Just as Aldous Snow shone through in Forgetting Sarah Marshall, a side character steals the show in Get Him to the Greek. Although she only appears intermittently, Snow’s ex-girlfriend Jackie Q is thoroughly amusing in every scene she is in. Her music video for ‘Ring Round’ is particularly hilarious.

Brand is good as rock star Snow, though it does feel as if he is playing himself at times. Jonah Hill gives a decent performance as Aaron; it is interesting seeing him playing the straight man to Brand’s character.  Sean Combs pretty much plays himself as music company boss Sergio. It is only in later scenes that Combs comes into his own, the results of which are pretty funny. The real star is Rose Byrne as Jackie Q; she steals every scene she features in. Given its setting and tone, it is unsurprising that Get Him to the Greek features several cameos, from Lars Ulrich to Meredith Vieira.

Perhaps the only real downside to the film is that the more serious and reflexive scenes fall flat, especially when contrasted with the more ridiculous situations contained within the film. Nonetheless, Get Him to the Greek is an enjoyable and funny movie.


Film Review: Our Family Wedding

23/06/2010

Our Family Wedding is a formulaic but fairly amusing culture-clash rom-com. What differentiates it from other films of this nature is the fact that none of the protagonists are white; instead a Latino family clashes with an African-American one, over the wedding of their children.

Lucia and Marcus are madly in love and want to get married before they go abroad to work. The problem is neither of their families know about this. When they decide to reveal all at a joint family dinner, sparks fly…

Our Family Wedding is pretty much what one would expect from a film like this: humour based on cultural and racial stereotypes, a few prickly bumps for the star-crossed lovers, and the inevitable happy ending. Director Rick Famuyiwa does a fair job in creating an amusing film, though there is nothing too remarkable, as far as the narrative goes.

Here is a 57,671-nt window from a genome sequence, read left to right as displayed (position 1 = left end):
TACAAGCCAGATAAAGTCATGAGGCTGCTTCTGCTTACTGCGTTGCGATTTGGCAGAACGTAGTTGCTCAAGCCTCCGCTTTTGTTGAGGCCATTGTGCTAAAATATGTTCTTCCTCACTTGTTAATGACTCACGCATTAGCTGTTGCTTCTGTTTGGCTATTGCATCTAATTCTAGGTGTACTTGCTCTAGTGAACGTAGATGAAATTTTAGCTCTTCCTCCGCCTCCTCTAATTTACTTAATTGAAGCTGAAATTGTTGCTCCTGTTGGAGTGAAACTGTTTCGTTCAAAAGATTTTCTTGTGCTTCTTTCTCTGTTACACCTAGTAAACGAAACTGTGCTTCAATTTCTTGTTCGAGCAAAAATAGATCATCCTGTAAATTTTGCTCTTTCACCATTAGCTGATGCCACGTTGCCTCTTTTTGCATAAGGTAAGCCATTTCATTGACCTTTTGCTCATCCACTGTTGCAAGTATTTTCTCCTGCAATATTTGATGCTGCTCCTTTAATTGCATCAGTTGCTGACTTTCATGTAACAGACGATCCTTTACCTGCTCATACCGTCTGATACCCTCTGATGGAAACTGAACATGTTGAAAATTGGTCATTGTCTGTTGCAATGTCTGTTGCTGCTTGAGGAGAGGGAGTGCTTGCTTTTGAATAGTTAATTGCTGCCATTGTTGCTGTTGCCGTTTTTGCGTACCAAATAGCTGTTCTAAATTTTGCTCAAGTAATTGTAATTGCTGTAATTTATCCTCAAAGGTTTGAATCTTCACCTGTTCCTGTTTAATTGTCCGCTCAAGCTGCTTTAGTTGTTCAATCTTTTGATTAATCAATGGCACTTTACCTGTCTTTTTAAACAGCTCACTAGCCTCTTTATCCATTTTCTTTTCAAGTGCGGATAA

Hollywood heavyweight Forest Whitaker gives an adequate performance in a film that requires little effort, in all honesty. Elsewhere, Carlos Mencia, Regina King and Lance Gross are believable in their respective roles. It is America Ferrera who disappoints, bringing very little to the Lucia character.

Though the young couple may seem like the focal point, it is really their two fathers who take centre stage in this film. Their initial clash and one-upmanship are what provide most of the laughs in this comedy. Much of this feuding transcends race/culture, making the humour accessible to all.

Perhaps the most interesting thing about Our Family Wedding is the paucity of white characters. Whilst films featuring non-white protagonists often have at least a white friend or sidekick,  Famuyiwa’s film completely omits white characters, save for a few extras. Thus, Our Family Wedding exhibits that a mainstream Hollywood film can be multicultural, yet does not need to feature obligatory white characters. It is an interesting role-reversal of the dominant ideology. It’s just a pity that the point couldn’t have been made by a more compelling or memorable film.


Film Review: Brooklyn’s Finest

19/06/2010

In one of the opening scenes of the film, Richard Gere practices committing suicide with an unloaded gun.  No, all those gerbil rumours haven’t gotten too much for him. Rather, this scene is emblematic of the themes and tone of Brooklyn’s Finest.

Antoine Fuqua’s film follows the stories of three cops, all in different stages of their career. Although, for the most part, their stories are unconnected, they work on the same dangerous and jaded streets…

Brooklyn’s Finest works well as an absorbing crime drama, although the outlook is decidedly bleak. The streets of the precinct are devoid of hope, and each cop appears jaded in their own particular way.

In one respect, the film highlights the dangerous realities of being a cop in a place such as Brooklyn. Sal and his friends lament that they are worth more to their families dead rather than alive, due to the $100,000 payout their relatives would receive. On the other hand, however, the film is satiated with graphic violence. Thus the realities of the situation are off-set with the sometimes gratuitous violence. It does not seem a coincidence that characters are frequently shown playing video games, as the action of the film appears to resemble one, at times.

Richard Gere, Don Cheadle and Ethan Hawke all give solid performances. It is perhaps Hawke who excels most, as his frustration at not being able to provide for his family garners the most sympathy. Elsewhere, Wesley Snipes delivers a star turn as Caz, a recently released convict; a role that seems to have been written for Snipes. In this testosterone-filled film, women with significant roles are hard to come by; most cast are either prostitutes or dancers. Ellen Barkin is convincingly unlikable in the only powerful female role.